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comanche

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comanche last won the day on November 30 2010

comanche had the most liked content!

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About comanche

  • Rank
    Extreme Hunter
  • Birthday 25/04/1958

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  • Gender
    Male
  • Location
    West Sussex
  • Interests
    At present all my spare time is taken-up making a full sized mole suit using real moleskins. When finished I shall wear it to mole fetish clubs and on my nights off simply wear it while chilling out to my collection of old Velvet Underground albums.

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  1. Not the best photos and its in a deer farm but it's still unusual. Especially as the hind broke into the deer farm after almost certainly escaping from somewhere else.
  2. comanche

    Help needed regarding newts

    I don't know but we have great cresteds where I keep my sheep and do a bit of rabbiting. They turn-up under logs that can't possibly be frost-proof and last year one was found midwinter under the spilt dung from the muck trailer in the stable yard even though it had only been laying for a couple of days. I reckon as its not hibernation time quite yet they are more than capable of either moving or being moved to cover. Probably more in danger from being exposed to predators if they don't get covered-up quickly than suffering from cold. Make a nice big log or paving slab pile for them.
  3. comanche

    Good Running dog books?

    Phil Drabble's Pedigree Unknown still stands -up. The original edition came out in the mid sixties and though some of his thoughts might not find favour with the "Hard Lads" it's honest. And dare I say DBP 's later tales of rat hunting adventures won't seem so original after you've read it.
  4. comanche

    cider

    I thought I'd try to make just a couple of gallons and that t'other half's Moulineau juicer would be Ok for that little amount. After the experience of me and a mate using his wife's electric mincer in an over-enthusiastic manner while to making venison burgers I was careful not to over-heat or stress the device. So not only was it a slow process chopping and poking half an orchard through the thing but it still conked-out after about six pints of juice. Check fuse; no luck. Allow to cool down ;no luck. Allow to cool down overnight whilst praying to the Gods for a miracle;no luck. "Bum"; looks like I'll have to buy her a new one. Double bum; her's is a discontinued model and colour so no chance of a shifty swap and they are getting-on for £200! Finally a desperate cruise of Evil bay turned-up a new listing. Right model,wrong colour but a low buy it now price. Hm,"If I swap motors,she'll never know." The day it arrived I had just one last go at plugging the broken juicer in. It worked. I turned it on and off . It still worked. It's still working. I didn't push my luck though and finished the cider-making using my own 19 quid E-bay juicer. I felt it safe to come clean about my fall-back plan of motor substitution or if it came to it actually buying her new one. That got me Brownie points. She hasn't seen the labels I've designed for the bottles yet though.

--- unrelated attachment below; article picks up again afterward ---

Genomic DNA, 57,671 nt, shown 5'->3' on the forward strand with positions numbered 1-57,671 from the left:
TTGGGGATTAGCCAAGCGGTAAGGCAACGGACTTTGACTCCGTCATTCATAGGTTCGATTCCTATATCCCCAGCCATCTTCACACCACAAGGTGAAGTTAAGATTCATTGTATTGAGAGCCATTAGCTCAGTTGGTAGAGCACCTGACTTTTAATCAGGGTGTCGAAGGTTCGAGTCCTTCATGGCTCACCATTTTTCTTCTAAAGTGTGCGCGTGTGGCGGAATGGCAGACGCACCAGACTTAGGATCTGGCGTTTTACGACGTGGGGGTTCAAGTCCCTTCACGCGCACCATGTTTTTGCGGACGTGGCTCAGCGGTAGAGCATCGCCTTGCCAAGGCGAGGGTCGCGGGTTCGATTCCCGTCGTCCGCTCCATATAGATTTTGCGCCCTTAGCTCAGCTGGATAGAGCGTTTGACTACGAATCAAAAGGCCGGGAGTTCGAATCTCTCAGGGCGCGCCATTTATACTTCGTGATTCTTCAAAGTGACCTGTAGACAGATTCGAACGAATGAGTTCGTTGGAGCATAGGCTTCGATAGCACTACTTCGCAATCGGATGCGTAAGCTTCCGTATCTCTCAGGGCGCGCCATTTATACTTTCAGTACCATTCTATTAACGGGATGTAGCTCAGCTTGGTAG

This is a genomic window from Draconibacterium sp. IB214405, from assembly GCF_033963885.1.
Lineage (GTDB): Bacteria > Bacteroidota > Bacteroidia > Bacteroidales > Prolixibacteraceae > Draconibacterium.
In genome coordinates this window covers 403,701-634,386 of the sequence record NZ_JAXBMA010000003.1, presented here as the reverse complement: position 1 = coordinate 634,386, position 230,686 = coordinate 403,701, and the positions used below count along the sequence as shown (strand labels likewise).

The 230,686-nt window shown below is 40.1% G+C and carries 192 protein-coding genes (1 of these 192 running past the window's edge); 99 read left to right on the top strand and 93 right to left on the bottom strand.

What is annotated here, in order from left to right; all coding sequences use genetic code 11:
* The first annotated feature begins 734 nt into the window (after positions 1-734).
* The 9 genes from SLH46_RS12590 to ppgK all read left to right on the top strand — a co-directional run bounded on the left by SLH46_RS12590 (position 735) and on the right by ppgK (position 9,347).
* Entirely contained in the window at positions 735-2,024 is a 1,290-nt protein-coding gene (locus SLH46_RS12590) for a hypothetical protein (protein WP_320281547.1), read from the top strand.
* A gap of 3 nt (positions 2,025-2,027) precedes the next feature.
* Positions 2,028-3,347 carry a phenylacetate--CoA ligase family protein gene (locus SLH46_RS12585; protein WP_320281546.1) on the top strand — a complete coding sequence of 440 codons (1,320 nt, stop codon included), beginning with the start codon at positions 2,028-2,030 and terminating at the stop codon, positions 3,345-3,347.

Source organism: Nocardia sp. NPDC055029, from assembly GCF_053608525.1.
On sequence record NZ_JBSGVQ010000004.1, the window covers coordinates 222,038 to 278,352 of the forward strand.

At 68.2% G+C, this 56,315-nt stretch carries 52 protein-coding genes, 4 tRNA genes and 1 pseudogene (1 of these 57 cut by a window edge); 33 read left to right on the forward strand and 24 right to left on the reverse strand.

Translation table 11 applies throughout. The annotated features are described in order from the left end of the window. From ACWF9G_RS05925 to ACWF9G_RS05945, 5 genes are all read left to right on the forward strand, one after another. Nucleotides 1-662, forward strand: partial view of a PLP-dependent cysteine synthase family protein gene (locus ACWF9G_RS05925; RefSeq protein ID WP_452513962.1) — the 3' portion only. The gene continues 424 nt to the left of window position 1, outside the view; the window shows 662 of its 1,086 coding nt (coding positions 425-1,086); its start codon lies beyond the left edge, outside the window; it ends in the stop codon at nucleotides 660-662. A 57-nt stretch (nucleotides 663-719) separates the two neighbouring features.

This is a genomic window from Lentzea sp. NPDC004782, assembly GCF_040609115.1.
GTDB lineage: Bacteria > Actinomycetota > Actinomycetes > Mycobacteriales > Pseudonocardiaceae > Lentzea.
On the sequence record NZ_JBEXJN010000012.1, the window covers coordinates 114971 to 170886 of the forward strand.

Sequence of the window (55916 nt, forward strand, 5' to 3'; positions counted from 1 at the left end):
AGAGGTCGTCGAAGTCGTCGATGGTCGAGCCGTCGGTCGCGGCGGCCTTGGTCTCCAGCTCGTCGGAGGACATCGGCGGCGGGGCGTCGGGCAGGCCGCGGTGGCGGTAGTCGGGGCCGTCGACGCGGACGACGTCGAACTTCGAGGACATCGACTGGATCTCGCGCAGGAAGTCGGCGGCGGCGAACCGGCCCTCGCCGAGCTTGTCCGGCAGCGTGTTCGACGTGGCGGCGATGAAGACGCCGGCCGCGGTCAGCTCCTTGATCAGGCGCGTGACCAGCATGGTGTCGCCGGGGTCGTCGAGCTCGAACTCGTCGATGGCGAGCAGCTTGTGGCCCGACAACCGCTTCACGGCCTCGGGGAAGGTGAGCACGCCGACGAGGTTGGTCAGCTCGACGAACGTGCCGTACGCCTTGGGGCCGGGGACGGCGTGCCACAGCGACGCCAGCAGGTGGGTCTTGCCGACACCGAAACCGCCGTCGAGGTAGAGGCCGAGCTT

5. comanche

    Jimny prop shaft

    Mine's 2003. I don't know when Suzuki started fitting grease nipples but I've been told the later ones had their bearings crimped into the prop-shaft ;making then harder for the home -mechanic to replace. The early ones like mine are held in with circlips. Still needs a press(or in my case a vice and big hammer;)) to get them out though. The replacement UJ kit I used came with a grease nipple. You did well to find a jeep with the bits you needed and to sell the remains for a small profit. Good stuff.
  6. comanche

    Jimny prop shaft

    Ah,now I know why Suzuki though it best to fit later Jimnys with a grease nipple on the rear UJ. Still reckon I could have eked another week out of it though-ahem.
  7. comanche

    Freshwater eels

    For us older chaps It's hard to believe that when we were fishing as kids, eels were impossible to avoid but now they are on the protected list. If you catch one on rod and line it must be returned. Their age is greatly exaggerated. While some captive eels are said to have reached fifty or sixty years old(and interestingly, didn't actually grow very big) ,most return to the sea to breed after between 8 and 15 years in freshwater. Pollution,disease and over-harvesting of elvers by high-tech methods and the trade in live elvers to stock European and Japanese fish farms mean that eels are certainly no longer there to guarantee a bit of slimey action on an otherwise blank fishing day. I fished a water-works on the Dorset Stour a few years ago on a day ticket and had to stop using maggots or worms because of the number of eels. I later then had a wander downstream to look at a section of free-fishing. Chatting to a local angler I learned that eels were virtually unheard of in the river below the water-works due to a massive eel trap installed in the sluice that caught them on their downstream breeding migration. So its not all down to foreigners and disease ;the EA obviously licenced the trap!